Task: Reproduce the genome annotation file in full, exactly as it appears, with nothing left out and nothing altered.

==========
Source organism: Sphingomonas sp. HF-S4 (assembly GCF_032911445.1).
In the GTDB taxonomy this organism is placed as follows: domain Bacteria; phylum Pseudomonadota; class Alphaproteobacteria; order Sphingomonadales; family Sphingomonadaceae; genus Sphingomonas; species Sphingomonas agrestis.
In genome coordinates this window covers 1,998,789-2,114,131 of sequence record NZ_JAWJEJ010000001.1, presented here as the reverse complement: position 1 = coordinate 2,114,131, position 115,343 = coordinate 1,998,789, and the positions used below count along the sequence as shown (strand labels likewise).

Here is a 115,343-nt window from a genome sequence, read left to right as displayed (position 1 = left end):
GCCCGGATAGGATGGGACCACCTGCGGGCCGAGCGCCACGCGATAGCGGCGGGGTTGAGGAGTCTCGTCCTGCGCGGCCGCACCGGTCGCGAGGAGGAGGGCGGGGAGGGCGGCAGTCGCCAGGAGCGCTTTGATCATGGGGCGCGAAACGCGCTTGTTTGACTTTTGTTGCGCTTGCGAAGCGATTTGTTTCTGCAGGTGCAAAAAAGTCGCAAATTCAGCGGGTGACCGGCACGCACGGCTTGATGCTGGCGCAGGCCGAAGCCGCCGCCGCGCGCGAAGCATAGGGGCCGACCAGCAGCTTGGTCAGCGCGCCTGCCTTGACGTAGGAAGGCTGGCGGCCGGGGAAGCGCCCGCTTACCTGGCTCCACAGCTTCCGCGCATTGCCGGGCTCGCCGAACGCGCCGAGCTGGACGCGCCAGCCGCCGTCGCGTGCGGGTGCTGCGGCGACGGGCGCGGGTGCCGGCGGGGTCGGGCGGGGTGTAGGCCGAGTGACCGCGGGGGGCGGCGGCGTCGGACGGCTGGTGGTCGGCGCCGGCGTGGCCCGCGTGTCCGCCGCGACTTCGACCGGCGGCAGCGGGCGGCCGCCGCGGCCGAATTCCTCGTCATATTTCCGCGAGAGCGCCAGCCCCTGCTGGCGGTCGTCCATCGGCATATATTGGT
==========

Source organism: Sphingomonas sp. HF-S4 (assembly GCF_032911445.1).
In the GTDB taxonomy this organism is placed as follows: domain Bacteria; phylum Pseudomonadota; class Alphaproteobacteria; order Sphingomonadales; family Sphingomonadaceae; genus Sphingomonas; species Sphingomonas agrestis.
In genome coordinates this window covers 1,998,789-2,114,131 of sequence record NZ_JAWJEJ010000001.1, presented here as the reverse complement: position 1 = coordinate 2,114,131, position 115,343 = coordinate 1,998,789, and the positions used below count along the sequence as shown (strand labels likewise).

Here is a 115,343-nt window from a genome sequence, read left to right as displayed (position 1 = left end):
GCCCGGATAGGATGGGACCACCTGCGGGCCGAGCGCCACGCGATAGCGGCGGGGTTGAGGAGTCTCGTCCTGCGCGGCCGCACCGGTCGCGAGGAGGAGGGCGGGGAGGGCGGCAGTCGCCAGGAGCGCTTTGATCATGGGGCGCGAAACGCGCTTGTTTGACTTTTGTTGCGCTTGCGAAGCGATTTGTTTCTGCAGGTGCAAAAAAGTCGCAAATTCAGCGGGTGACCGGCACGCACGGCTTGATGCTGGCGCAGGCCGAAGCCGCCGCCGCGCGCGAAGCATAGGGGCCGACCAGCAGCTTGGTCAGCGCGCCTGCCTTGACGTAGGAAGGCTGGCGGCCGGGGAAGCGCCCGCTTACCTGGCTCCACAGCTTCCGCGCATTGCCGGGCTCGCCGAACGCGCCGAGCTGGACGCGCCAGCCGCCGTCGCGTGCGGGTGCTGCGGCGACGGGCGCGGGTGCCGGCGGGGTCGGGCGGGGTGTAGGCCGAGTGACCGCGGGGGGCGGCGGCGTCGGACGGCTGGTGGTCGGCGCCGGCGTGGCCCGCGTGTCCGCCGCGACTTCGACCGGCGGCAGCGGGCGGCCGCCGCGGCCGAATTCCTCGTCATATTTCCGCGAGAGCGCCAGCCCCTGCTGGCGGTCGTCCATCGGCATATATTGGT